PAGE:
“Scholars Can No Longer Say The Research Doesn’t Exist”

Stephanie WatermanStephanie J. Waterman ’83, G’04 is an associate professor in the department of Leadership, Higher, & Adult Education at the University of Toronto whose research exploring Native American/ Indigenous college student experiences has garnered national attention. She recently received the Outstanding Contribution to Higher Education Award from NAPSA: Student Affairs Administrators in Higher Education.

Waterman returned to Syracuse for a Ph.D. in higher education based on an experience she had while working in the office that was responsible for writing the institution’s graduation and attrition report for the National Center for Education Statistics (NCES). She discovered that Indigenous students were being erased from institutional reporting because of NCES cohort reporting guidelines that did not count part-time or transfer students. “Our report stated, in an asterisk, that there were few Indigenous students, and consequently, not included in the report. Yet, I knew many more Indigenous students personally; they were mainly part-time or transfer students,” Waterman says.

She wrote her dissertation on Haudenosaunee degree completion and specifically sought graduates to find out how they earned degrees.

Through this research, she found that the higher education literature she was reading was not her reality.

“My work is about how Indigenous students complete higher education, not drop out; about our strengths, not deficits; and about historical contexts that impact all of us today. Scholars can no longer say the research does not exist.”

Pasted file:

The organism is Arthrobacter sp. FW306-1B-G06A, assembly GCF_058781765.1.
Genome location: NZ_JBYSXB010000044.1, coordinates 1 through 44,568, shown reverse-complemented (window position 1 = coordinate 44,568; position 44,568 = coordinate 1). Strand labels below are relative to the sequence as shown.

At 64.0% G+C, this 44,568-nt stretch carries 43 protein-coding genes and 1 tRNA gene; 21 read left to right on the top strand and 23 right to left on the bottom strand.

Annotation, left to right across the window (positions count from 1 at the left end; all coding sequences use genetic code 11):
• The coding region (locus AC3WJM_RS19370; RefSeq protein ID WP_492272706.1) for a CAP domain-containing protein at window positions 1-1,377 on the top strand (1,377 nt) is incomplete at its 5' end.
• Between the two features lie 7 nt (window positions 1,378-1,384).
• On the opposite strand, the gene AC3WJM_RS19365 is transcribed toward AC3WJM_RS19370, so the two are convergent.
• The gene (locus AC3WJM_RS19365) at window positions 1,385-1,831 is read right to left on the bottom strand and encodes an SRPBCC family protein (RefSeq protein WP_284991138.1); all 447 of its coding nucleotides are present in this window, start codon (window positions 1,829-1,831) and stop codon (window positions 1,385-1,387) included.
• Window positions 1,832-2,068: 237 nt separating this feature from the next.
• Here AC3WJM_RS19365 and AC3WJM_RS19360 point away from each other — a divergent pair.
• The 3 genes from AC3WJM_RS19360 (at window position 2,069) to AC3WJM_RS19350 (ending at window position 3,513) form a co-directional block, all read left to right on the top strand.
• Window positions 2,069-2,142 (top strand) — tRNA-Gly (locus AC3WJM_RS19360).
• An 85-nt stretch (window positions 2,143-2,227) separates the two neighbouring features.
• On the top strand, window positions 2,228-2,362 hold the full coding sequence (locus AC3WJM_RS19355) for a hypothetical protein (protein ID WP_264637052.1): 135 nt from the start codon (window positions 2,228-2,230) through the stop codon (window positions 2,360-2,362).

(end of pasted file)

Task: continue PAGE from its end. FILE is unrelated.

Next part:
Waterman’s personal experiences and research frame her work. “We all learn in our own way and bring our own ‘story’ or ‘history’ to the institution.” She says that Indigenous people, and other marginalized people who have been wronged bring various aspects of those histories with them. But settlers also share that history and bring their history with them. “Our colleges and universities were founded on and continue to operate within a system based on western settler colonialism. I open every class with a discussion of assumptions and perspectives because, we are often not aware of our biases and assumptions that impact our practice and learning.”

Waterman recently received high honors for her ground-breaking work. She is an ACPA (College Student Educators International) Senior Scholar, which gives her the opportunity to work with leaders and scholars from institutions of higher education across North America.

Perhaps the most meaningful award for Waterman was received in April 2019, the AERA Indigenous Peoples of the Americas SIG: 2019 Mike Charleston Award for Distinguished Contributions to Research in Indigenous Education.

“This touches my heart because my peers, Indigenous scholars who critique my work through Indigenous values, nominated me, and felt I should receive this recognition. I get choked up thinking about it.”

This article originally appeared in the 2019 issue of Education Exchange Magazine